July 24, 2012


Adrian, age 7
Alhambra, California (1994)

The saying "I've always felt different" is very familiar to me. But throughout my life, I was more made to feel different. I remember the kids just sniffing my "difference" out of me like bloodhounds at the time. Children find anything that is not normal to them, and use it against someone. Because they can.

Desperate for the kids to like me, I'd comply with their commands of "Chase them away with your gayness!" when playing with them. They made me in to a prop rather than a friend in their silly games.

I wasn't into sports. But on the sidelines I'd pick up the ball and give it to the boy I had a crush on. Yet he would be the one who made fun of me for being "different."

I soon realized that they were using the word "gay" to hurt me, and the more it made me feel like an outcast, the more I denied it. I even forced crushes on girls that I knew weren't authentic.

I felt if I expressed these feelings for girls, they would finally like me. But that never happened. This treatment manifested into anger and a negative attitude through my teen years. I'd stay home every night and not allow myself to have fun. I was depressed, and I knew it was because I was gay.

I was bullied in high school, especially by one neanderthal in particular. It was almost as if each attack deterred me further from wanting to come out.

I'd use humor as a defense mechanism, because that was the one thing that came naturally to me, and it was the one thing that hid my depression. This suited me well in college, a place where I could be accepted for who I really am.

I found a GREAT group of friends who embraced my homosexuality, and for the first time in my life, I felt free. And I found confidence and pride in myself.

Now age 24, I came out to my parents. My father couldn't have been anymore fine with my being gay. My mother took it a little harder, but she says she loves me unconditionally. I never thought I'd see the day where my parents knew I was gay, let alone be okay with it. Even if they are still adjusting to it.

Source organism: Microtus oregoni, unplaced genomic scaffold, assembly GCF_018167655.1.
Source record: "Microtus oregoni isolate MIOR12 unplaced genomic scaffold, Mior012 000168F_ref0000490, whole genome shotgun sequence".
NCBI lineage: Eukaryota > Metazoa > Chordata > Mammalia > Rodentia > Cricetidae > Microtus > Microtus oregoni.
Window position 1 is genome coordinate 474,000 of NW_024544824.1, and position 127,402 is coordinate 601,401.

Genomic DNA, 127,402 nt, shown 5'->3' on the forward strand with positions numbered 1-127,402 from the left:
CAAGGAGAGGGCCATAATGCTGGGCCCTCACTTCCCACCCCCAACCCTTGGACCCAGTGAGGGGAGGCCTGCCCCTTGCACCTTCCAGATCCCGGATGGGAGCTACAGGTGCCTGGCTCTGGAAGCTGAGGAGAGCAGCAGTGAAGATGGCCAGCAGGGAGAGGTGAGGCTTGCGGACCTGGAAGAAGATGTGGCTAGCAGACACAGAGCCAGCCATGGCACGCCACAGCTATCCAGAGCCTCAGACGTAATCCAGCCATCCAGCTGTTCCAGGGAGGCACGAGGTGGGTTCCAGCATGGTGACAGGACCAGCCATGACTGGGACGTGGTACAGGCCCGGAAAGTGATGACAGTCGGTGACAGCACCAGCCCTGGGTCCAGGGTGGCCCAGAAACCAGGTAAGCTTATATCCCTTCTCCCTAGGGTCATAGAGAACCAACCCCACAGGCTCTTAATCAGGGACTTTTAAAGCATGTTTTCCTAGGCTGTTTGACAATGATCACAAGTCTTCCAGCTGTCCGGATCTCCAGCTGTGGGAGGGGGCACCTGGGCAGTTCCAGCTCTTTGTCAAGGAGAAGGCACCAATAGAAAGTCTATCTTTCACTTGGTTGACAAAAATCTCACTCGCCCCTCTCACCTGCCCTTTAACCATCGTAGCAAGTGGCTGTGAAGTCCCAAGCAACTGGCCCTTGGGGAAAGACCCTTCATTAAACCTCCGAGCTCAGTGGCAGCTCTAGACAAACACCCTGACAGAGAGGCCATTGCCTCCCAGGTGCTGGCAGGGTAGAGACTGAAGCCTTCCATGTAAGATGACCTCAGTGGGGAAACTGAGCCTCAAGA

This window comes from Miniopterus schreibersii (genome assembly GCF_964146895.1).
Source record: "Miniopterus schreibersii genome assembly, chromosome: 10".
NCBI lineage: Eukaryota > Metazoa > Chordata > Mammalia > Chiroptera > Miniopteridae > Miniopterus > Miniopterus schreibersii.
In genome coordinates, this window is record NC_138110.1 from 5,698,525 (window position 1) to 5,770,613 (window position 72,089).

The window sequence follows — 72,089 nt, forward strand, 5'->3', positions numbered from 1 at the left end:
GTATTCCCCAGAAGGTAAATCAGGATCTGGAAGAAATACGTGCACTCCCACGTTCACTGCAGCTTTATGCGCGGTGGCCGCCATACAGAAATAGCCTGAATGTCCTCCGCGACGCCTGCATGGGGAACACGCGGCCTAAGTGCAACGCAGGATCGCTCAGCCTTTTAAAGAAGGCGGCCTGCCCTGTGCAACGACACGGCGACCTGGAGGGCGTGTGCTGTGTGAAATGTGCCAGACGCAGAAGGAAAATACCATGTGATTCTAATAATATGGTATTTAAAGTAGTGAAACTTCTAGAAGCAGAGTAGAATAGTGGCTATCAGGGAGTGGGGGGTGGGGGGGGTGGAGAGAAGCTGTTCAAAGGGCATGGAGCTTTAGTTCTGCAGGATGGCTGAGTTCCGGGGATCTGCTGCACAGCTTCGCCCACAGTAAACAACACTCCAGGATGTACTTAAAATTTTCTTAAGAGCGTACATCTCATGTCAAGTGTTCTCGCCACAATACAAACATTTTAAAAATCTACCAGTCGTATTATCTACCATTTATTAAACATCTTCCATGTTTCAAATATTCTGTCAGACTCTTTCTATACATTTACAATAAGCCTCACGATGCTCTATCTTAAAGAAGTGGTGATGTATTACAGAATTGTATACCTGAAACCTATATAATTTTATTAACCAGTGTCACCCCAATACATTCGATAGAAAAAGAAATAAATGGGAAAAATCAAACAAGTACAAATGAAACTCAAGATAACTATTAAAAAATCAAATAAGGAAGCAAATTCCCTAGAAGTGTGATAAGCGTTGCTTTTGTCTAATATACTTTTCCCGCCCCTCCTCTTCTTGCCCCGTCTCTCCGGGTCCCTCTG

To the LGBTQ youth: Life is too short to feel miserable about who you are.
I spent the majority of my life unhappy, and I don't want that for you. If your family isn't supportive, find a group of friends or organizations that will support you. Never let anyone else define who you are; that is your job and you have the right to do so in your own time.

You're beautiful and perfect just the way you are! It doesn't matter if you're a boy who likes boys, a girl who likes girls, or questioning your own gender - as long as you treat everyone with the respect and dignity every human deserves.

I might not know you, but I love you.
So stay strong, 'cause you were born this way, baby!

Also check out "My First Gay Crush Blog"

July 06, 2012


Josef, age 12
KoŇ°ice, Slovakia (1992)

Growing up in Slovakia, I always knew that I was gay. I was interested in fashion, experimenting with my hair styles, and I was a big Madonna fan and collector. I always remember being interested in boys, and I had a shirtless photo of David Hasselhoff that I treasured.

I once entered a talent competition dressed as Madonna to sing "Express Yourself," and I won the final round!

I performed this many times around the city, and I really felt like a diva. I mean, just look at my photo!

But it was difficult being me in my small Slovakian town. I was a freak to my classmates, and it was hard to find any information about being gay. There was no literature, and no internet.

But I always felt that I was the normal one, and that people around me just didn't understand me.

I told my mother I was gay when I was 19, and she was surprised. Which I didn't understand, because she made this Madonna costume for me!

Today I live with my partner in Prague, Czech Republic. We've been together for
7 years and we are in a registered partnership. My parents love him and treat him like a member of the family. I am now finishing my photography studies in art college, and my thesis is about this part of my childhood.

My message to to LGBTQ kids is to just act naturally.
Don't be shy to show your true orientation, your feelings, or who you love.

Express yourself, don't repress yourself!

Click here - "Born This Way: Real Stories of Growing Up Gay" book
Click here - "My First Gay Crush Blog"
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